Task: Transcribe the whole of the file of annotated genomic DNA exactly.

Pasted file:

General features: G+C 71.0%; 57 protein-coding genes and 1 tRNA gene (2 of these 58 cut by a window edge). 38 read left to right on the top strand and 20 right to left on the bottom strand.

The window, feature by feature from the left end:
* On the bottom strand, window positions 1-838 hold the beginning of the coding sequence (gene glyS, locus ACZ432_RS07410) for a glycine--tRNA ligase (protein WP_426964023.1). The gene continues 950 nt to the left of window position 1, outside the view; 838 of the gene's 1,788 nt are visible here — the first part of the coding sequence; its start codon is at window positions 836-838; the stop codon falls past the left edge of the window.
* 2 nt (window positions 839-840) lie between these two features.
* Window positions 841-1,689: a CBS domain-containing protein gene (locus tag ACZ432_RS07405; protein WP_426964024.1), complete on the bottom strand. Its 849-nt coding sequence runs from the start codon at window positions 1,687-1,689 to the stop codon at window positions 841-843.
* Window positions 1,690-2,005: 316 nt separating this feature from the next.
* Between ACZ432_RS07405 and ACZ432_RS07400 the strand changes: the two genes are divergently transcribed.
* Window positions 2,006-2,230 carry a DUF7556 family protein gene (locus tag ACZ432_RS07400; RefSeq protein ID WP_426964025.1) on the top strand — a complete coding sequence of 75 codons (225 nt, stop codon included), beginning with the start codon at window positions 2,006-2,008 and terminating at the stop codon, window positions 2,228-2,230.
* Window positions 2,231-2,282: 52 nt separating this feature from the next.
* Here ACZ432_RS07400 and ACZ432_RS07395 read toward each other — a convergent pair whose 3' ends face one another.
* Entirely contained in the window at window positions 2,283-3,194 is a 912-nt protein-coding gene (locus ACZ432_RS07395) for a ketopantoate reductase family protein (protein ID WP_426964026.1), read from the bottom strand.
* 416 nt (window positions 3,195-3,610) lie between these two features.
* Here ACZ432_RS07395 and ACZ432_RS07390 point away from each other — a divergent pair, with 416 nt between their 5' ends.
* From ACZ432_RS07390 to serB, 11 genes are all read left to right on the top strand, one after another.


General features: G+C 71.0%; 57 protein-coding genes and 1 tRNA gene (2 of these 58 cut by a window edge). 38 read left to right on the top strand and 20 right to left on the bottom strand.

The window, feature by feature from the left end:
* On the bottom strand, window positions 1-838 hold the beginning of the coding sequence (gene glyS, locus ACZ432_RS07410) for a glycine--tRNA ligase (protein WP_426964023.1). The gene continues 950 nt to the left of window position 1, outside the view; 838 of the gene's 1,788 nt are visible here — the first part of the coding sequence; its start codon is at window positions 836-838; the stop codon falls past the left edge of the window.
* 2 nt (window positions 839-840) lie between these two features.
* Window positions 841-1,689: a CBS domain-containing protein gene (locus tag ACZ432_RS07405; protein WP_426964024.1), complete on the bottom strand. Its 849-nt coding sequence runs from the start codon at window positions 1,687-1,689 to the stop codon at window positions 841-843.
* Window positions 1,690-2,005: 316 nt separating this feature from the next.
* Between ACZ432_RS07405 and ACZ432_RS07400 the strand changes: the two genes are divergently transcribed.
* Window positions 2,006-2,230 carry a DUF7556 family protein gene (locus tag ACZ432_RS07400; RefSeq protein ID WP_426964025.1) on the top strand — a complete coding sequence of 75 codons (225 nt, stop codon included), beginning with the start codon at window positions 2,006-2,008 and terminating at the stop codon, window positions 2,228-2,230.
* Window positions 2,231-2,282: 52 nt separating this feature from the next.
* Here ACZ432_RS07400 and ACZ432_RS07395 read toward each other — a convergent pair whose 3' ends face one another.
* Entirely contained in the window at window positions 2,283-3,194 is a 912-nt protein-coding gene (locus ACZ432_RS07395) for a ketopantoate reductase family protein (protein ID WP_426964026.1), read from the bottom strand.
* 416 nt (window positions 3,195-3,610) lie between these two features.
* Here ACZ432_RS07395 and ACZ432_RS07390 point away from each other — a divergent pair, with 416 nt between their 5' ends.
* From ACZ432_RS07390 to serB, 11 genes are all read left to right on the top strand, one after another.